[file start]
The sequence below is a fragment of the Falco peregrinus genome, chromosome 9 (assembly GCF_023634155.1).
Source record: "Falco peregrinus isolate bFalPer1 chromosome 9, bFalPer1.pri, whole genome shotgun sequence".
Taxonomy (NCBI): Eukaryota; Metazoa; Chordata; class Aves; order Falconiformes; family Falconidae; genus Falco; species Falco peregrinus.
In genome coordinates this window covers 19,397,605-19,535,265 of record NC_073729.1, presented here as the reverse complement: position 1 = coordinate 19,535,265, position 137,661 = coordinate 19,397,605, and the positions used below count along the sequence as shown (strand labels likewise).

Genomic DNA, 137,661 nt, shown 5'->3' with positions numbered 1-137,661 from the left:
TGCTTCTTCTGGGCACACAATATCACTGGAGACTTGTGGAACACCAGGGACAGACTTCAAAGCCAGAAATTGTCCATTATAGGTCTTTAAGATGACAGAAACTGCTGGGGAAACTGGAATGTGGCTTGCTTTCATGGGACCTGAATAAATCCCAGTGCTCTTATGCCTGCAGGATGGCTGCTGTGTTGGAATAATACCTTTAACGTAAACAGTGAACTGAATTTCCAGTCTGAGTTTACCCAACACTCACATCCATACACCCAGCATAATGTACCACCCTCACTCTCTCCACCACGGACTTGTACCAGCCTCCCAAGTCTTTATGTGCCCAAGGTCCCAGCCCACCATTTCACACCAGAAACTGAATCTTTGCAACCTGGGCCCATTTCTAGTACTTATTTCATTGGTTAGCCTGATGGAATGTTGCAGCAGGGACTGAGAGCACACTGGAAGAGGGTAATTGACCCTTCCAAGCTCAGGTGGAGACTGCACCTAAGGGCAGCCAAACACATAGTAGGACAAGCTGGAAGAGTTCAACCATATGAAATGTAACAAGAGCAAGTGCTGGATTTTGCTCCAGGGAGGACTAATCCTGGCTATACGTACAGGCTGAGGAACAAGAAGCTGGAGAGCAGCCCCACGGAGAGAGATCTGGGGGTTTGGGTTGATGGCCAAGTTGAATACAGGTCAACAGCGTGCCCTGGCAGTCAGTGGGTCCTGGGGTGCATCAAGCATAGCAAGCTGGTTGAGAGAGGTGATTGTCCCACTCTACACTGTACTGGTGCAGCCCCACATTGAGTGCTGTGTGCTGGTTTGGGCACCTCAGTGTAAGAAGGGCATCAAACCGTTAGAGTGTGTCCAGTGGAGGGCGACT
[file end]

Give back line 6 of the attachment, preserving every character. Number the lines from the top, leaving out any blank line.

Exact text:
TGCTTCTTCTGGGCACACAATATCACTGGAGACTTGTGGAACACCAGGGACAGACTTCAAAGCCAGAAATTGTCCATTATAGGTCTTTAAGATGACAGAAACTGCTGGGGAAACTGGAATGTGGCTTGCTTTCATGGGACCTGAATAAATCCCAGTGCTCTTATGCCTGCAGGATGGCTGCTGTGTTGGAATAATACCTTTAACGTAAACAGTGAACTGAATTTCCAGTCTGAGTTTACCCAACACTCACATCCATACACCCAGCATAATGTACCACCCTCACTCTCTCCACCACGGACTTGTACCAGCCTCCCAAGTCTTTATGTGCCCAAGGTCCCAGCCCACCATTTCACACCAGAAACTGAATCTTTGCAACCTGGGCCCATTTCTAGTACTTATTTCATTGGTTAGCCTGATGGAATGTTGCAGCAGGGACTGAGAGCACACTGGAAGAGGGTAATTGACCCTTCCAAGCTCAGGTGGAGACTGCACCTAAGGGCAGCCAAACACATAGTAGGACAAGCTGGAAGAGTTCAACCATATGAAATGTAACAAGAGCAAGTGCTGGATTTTGCTCCAGGGAGGACTAATCCTGGCTATACGTACAGGCTGAGGAACAAGAAGCTGGAGAGCAGCCCCACGGAGAGAGATCTGGGGGTTTGGGTTGATGGCCAAGTTGAATACAGGTCAACAGCGTGCCCTGGCAGTCAGTGGGTCCTGGGGTGCATCAAGCATAGCAAGCTGGTTGAGAGAGGTGATTGTCCCACTCTACACTGTACTGGTGCAGCCCCACATTGAGTGCTGTGTGCTGGTTTGGGCACCTCAGTGTAAGAAGGGCATCAAACCGTTAGAGTGTGTCCAGTGGAGGGCGACT